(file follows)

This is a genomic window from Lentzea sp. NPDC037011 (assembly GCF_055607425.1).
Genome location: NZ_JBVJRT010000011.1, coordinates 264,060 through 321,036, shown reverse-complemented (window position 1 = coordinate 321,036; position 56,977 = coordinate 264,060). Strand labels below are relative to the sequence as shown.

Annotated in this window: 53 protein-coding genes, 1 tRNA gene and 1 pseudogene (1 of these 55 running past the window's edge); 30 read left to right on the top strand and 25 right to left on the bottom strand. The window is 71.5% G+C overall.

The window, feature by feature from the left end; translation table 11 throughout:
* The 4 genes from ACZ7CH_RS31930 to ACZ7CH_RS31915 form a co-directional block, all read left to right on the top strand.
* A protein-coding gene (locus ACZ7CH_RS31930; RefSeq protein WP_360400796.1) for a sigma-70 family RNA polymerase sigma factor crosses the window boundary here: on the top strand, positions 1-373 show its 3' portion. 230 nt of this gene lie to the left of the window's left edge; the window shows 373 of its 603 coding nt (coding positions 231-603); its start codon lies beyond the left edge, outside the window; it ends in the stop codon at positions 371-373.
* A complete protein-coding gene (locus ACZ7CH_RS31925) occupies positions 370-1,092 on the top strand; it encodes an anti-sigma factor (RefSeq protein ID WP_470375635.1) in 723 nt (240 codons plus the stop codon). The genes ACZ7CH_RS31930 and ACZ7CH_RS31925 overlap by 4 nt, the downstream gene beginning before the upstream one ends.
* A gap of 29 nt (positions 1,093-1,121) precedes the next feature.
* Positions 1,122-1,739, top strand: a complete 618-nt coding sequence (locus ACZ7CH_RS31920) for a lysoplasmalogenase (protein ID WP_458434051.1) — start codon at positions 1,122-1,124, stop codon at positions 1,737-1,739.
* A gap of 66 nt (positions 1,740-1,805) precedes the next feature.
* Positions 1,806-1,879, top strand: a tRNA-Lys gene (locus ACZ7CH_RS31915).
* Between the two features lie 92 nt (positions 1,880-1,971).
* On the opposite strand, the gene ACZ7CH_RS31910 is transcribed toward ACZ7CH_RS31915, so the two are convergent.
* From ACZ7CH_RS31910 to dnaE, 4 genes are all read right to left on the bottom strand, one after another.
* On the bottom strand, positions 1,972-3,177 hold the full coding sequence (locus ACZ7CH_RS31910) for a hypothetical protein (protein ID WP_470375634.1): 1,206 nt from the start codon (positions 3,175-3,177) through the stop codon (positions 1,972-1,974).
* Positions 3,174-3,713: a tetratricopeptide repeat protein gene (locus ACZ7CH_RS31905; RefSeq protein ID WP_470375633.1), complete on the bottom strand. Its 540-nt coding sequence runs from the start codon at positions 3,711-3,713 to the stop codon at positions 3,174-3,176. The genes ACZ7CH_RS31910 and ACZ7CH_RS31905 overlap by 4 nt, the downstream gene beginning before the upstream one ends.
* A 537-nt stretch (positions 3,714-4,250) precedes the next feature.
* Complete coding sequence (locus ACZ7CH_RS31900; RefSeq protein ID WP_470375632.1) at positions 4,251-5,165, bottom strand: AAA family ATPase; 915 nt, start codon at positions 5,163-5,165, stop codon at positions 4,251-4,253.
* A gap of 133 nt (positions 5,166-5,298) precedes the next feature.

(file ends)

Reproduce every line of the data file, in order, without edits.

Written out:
This is a genomic window from Lentzea sp. NPDC037011 (assembly GCF_055607425.1).
Genome location: NZ_JBVJRT010000011.1, coordinates 264,060 through 321,036, shown reverse-complemented (window position 1 = coordinate 321,036; position 56,977 = coordinate 264,060). Strand labels below are relative to the sequence as shown.

Annotated in this window: 53 protein-coding genes, 1 tRNA gene and 1 pseudogene (1 of these 55 running past the window's edge); 30 read left to right on the top strand and 25 right to left on the bottom strand. The window is 71.5% G+C overall.

The window, feature by feature from the left end; translation table 11 throughout:
* The 4 genes from ACZ7CH_RS31930 to ACZ7CH_RS31915 form a co-directional block, all read left to right on the top strand.
* A protein-coding gene (locus ACZ7CH_RS31930; RefSeq protein WP_360400796.1) for a sigma-70 family RNA polymerase sigma factor crosses the window boundary here: on the top strand, positions 1-373 show its 3' portion. 230 nt of this gene lie to the left of the window's left edge; the window shows 373 of its 603 coding nt (coding positions 231-603); its start codon lies beyond the left edge, outside the window; it ends in the stop codon at positions 371-373.
* A complete protein-coding gene (locus ACZ7CH_RS31925) occupies positions 370-1,092 on the top strand; it encodes an anti-sigma factor (RefSeq protein ID WP_470375635.1) in 723 nt (240 codons plus the stop codon). The genes ACZ7CH_RS31930 and ACZ7CH_RS31925 overlap by 4 nt, the downstream gene beginning before the upstream one ends.
* A gap of 29 nt (positions 1,093-1,121) precedes the next feature.
* Positions 1,122-1,739, top strand: a complete 618-nt coding sequence (locus ACZ7CH_RS31920) for a lysoplasmalogenase (protein ID WP_458434051.1) — start codon at positions 1,122-1,124, stop codon at positions 1,737-1,739.
* A gap of 66 nt (positions 1,740-1,805) precedes the next feature.
* Positions 1,806-1,879, top strand: a tRNA-Lys gene (locus ACZ7CH_RS31915).
* Between the two features lie 92 nt (positions 1,880-1,971).
* On the opposite strand, the gene ACZ7CH_RS31910 is transcribed toward ACZ7CH_RS31915, so the two are convergent.
* From ACZ7CH_RS31910 to dnaE, 4 genes are all read right to left on the bottom strand, one after another.
* On the bottom strand, positions 1,972-3,177 hold the full coding sequence (locus ACZ7CH_RS31910) for a hypothetical protein (protein ID WP_470375634.1): 1,206 nt from the start codon (positions 3,175-3,177) through the stop codon (positions 1,972-1,974).
* Positions 3,174-3,713: a tetratricopeptide repeat protein gene (locus ACZ7CH_RS31905; RefSeq protein ID WP_470375633.1), complete on the bottom strand. Its 540-nt coding sequence runs from the start codon at positions 3,711-3,713 to the stop codon at positions 3,174-3,176. The genes ACZ7CH_RS31910 and ACZ7CH_RS31905 overlap by 4 nt, the downstream gene beginning before the upstream one ends.
* A 537-nt stretch (positions 3,714-4,250) precedes the next feature.
* Complete coding sequence (locus ACZ7CH_RS31900; RefSeq protein ID WP_470375632.1) at positions 4,251-5,165, bottom strand: AAA family ATPase; 915 nt, start codon at positions 5,163-5,165, stop codon at positions 4,251-4,253.
* A gap of 133 nt (positions 5,166-5,298) precedes the next feature.